Author: Monica Itoi Sone
New Introduction Written by Marie Rose Wong
University Washington Press, 228 pages
Kazuko (Monica) Itoi Sone’s recollections as a young second-generation Nisei is told with simplicity and prose-like remembrances. Kazuko-chan’s detailed descriptions of the people and places in her childhood in Seattle are served with a flair that only youth and humorous interpretations of the customs of growing as a marginal second generation can be enjoyed.
She shares with the reader descriptive details of what it was like living in a small Japanese community in Seattle, and her conflicts of thinking like a young American daughter while being infused with the Japanese culture that her parents wanted to impart to her. With humor and charm, she goes back and forth from Japanese phrases to English, often giving the reader lessons of the two different languages she naturally learned as a child.
Kazuko then turns to the somewhat painful memory of her first experience of visiting Japan. She is not quite “Japanese” in Japan, but instead she finds she is looked upon as a foreigner. These experiences are sometimes perplexing, and other times, laughter becomes her best outlet for the confusing differences in the culture and her feelings of trying to adjust, or not adjust, to being “Japanese.”
The WWII years for a young woman just coming of age as a Nisei daughter is the first time she seriously reflects on being a marginal person, not quite Japanese like her parents, yet not quite American as she sees her friends.
These are times of questioning what America stands for when it comes to individual civil rights. What she learned in her high school, and what actually happens to her and the thousands of Japanese and Japanese American who are uprooted from their homes and forced into concentration camps are the deep questions she reflects on as an American-born citizen.
The disappointments, the anguish, and her frustrations to the unanswered questions are remembered with a sense of irony – being behind barbed wires, yet seeing acts of loyalty that she also shares for the country she loves.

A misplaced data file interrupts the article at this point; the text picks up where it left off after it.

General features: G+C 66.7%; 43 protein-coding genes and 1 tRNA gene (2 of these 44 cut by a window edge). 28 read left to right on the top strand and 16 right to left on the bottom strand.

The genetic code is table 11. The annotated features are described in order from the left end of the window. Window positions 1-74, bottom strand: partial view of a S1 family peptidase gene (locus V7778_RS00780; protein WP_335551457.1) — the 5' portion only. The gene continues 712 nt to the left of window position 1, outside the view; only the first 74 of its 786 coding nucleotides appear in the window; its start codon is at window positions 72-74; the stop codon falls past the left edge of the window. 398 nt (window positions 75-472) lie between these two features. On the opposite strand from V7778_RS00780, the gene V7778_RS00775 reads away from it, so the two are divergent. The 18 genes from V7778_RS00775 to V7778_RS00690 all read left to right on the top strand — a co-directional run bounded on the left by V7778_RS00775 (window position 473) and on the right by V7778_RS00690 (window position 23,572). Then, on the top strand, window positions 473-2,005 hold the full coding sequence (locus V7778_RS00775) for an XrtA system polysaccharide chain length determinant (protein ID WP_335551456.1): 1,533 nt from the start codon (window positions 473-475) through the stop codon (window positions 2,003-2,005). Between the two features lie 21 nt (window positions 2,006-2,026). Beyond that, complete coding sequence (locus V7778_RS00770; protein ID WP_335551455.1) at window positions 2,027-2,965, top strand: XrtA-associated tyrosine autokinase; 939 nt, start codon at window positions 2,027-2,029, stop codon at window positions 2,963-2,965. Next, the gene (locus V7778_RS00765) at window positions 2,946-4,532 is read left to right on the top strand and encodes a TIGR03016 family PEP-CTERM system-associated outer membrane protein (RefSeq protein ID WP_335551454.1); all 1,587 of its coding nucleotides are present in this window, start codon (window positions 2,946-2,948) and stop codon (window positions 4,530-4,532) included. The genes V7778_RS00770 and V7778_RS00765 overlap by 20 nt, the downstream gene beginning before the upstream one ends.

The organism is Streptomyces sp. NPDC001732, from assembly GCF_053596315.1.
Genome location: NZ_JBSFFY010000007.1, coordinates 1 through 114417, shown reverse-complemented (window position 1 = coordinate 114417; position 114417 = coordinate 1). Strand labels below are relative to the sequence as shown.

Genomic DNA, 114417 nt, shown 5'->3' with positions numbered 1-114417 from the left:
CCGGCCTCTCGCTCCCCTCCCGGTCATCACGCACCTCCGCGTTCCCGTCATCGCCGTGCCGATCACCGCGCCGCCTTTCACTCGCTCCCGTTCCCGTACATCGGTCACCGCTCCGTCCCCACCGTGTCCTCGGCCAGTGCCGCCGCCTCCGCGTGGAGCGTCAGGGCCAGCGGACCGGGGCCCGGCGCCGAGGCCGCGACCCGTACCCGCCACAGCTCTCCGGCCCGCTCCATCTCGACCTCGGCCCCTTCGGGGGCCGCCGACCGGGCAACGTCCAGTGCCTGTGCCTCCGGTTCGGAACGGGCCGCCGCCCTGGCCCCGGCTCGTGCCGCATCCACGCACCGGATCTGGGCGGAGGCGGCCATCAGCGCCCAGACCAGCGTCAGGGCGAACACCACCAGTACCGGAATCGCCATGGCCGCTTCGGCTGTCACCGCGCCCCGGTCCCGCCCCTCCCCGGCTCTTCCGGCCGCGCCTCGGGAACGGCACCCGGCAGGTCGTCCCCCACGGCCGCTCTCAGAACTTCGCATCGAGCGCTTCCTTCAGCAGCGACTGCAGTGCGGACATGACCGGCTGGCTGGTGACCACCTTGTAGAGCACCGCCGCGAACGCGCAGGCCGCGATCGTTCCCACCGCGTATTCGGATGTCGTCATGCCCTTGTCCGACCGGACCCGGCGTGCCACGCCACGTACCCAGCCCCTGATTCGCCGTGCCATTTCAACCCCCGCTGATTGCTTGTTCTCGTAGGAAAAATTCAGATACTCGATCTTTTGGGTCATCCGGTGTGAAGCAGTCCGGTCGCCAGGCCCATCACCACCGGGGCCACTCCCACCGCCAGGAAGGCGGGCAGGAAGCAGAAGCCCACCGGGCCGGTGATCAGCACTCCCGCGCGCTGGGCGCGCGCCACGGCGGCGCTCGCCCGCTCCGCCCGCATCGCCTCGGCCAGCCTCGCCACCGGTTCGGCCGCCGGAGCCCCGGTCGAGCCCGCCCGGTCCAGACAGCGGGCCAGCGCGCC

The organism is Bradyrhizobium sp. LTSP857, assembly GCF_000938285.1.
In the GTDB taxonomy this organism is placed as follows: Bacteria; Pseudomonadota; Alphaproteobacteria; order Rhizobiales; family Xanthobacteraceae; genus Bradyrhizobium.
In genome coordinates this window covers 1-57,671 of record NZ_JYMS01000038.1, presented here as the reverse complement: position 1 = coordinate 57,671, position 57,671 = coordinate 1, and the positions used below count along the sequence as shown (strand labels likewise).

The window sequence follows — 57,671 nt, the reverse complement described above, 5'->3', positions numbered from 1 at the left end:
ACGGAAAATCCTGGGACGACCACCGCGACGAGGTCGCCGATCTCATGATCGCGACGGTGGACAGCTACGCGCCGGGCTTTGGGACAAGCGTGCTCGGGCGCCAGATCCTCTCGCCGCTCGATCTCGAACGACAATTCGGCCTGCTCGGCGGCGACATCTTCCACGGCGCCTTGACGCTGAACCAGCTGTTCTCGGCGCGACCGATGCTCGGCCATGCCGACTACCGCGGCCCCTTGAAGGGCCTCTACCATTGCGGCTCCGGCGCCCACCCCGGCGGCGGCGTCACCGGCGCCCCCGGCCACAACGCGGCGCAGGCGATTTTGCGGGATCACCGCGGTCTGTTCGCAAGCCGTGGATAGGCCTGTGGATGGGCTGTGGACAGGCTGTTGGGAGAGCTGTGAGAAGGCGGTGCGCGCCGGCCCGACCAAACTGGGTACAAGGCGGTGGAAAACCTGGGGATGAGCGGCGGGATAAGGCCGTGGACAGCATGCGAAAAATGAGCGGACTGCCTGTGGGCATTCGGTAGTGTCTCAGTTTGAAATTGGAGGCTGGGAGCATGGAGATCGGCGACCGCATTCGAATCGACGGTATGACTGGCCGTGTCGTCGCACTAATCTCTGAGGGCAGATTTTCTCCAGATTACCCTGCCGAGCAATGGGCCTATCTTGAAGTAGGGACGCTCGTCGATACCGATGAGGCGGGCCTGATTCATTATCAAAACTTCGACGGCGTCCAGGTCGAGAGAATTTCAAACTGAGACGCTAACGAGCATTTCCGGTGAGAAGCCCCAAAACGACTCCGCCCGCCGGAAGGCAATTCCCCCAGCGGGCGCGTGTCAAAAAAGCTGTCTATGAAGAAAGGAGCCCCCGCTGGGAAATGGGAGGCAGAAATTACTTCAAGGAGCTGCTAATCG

The most moving experiences are those when she first comes out of the concentration camp, afraid of what to expect, but then is comforted by the kindness of so many. Her subsequent return to once again visit her parents who are still behind barbed wires in camp, and then her final moment of leaving the “camp” she knew as home, she is now ready to go forward into a future and enroll in an Eastern college, as a blended Japanese Nisei and American person, filled with optimism and hope
While her autobiography is a very personal account of her experiences growing up in Seattle, and her internment and her subsequent rebuilding of her life “after camp,” I was disappointed that it did not include more insight into her life as a marginal second-generation daughter to first-generation Issei parents.
The values that were instilled in the Nisei, even without being overtly taught those values that the first generation “Issei” brought with them during the Meiji era and passed on to their children, were significant, I believe, in the make-up of the strength and foresight that the Nisei’s were able to build into their own character so that they were also able to persevere in spite of many challenges and obstacles they faced. This thought is also expressed in the Introduction to the 1979 Edition (pg xiii) written by S. Frank Miyamoto.
I had hoped that Monica Sone would give the readers more insight into her personal relationship with her mother: recollections of her mother’s history, what she remembers about her mother, and the challenges that the first-generation Issei woman endured, and how those experiences molded Monica’s inner spirit that ultimately gave her strength and perseverance to build her own life “after camp.” She does recollect with honesty the conflicted feelings of trying to be an individual where individualism in her culture is not encouraged.
As a young woman, Kazuko Monica Itoi leaves her home in the internment camp secure in her feelings of being a blended person. She recalls with humanness and understanding her own unique autobiography as a Nisei daughter that endears her to the reader in a memorable genuine respect for the gift she leaves behind in writing Nisei Daughter.
June Aochi Berk, a Nisei, was born in Hollywood in 1932 as Yasuno Aochi. During the WWII, her family was sent to a concentration camp in Rohwer, Arkansas for three years. Currently June lives in Studio City with her husband. She has five children and nine grandchildren.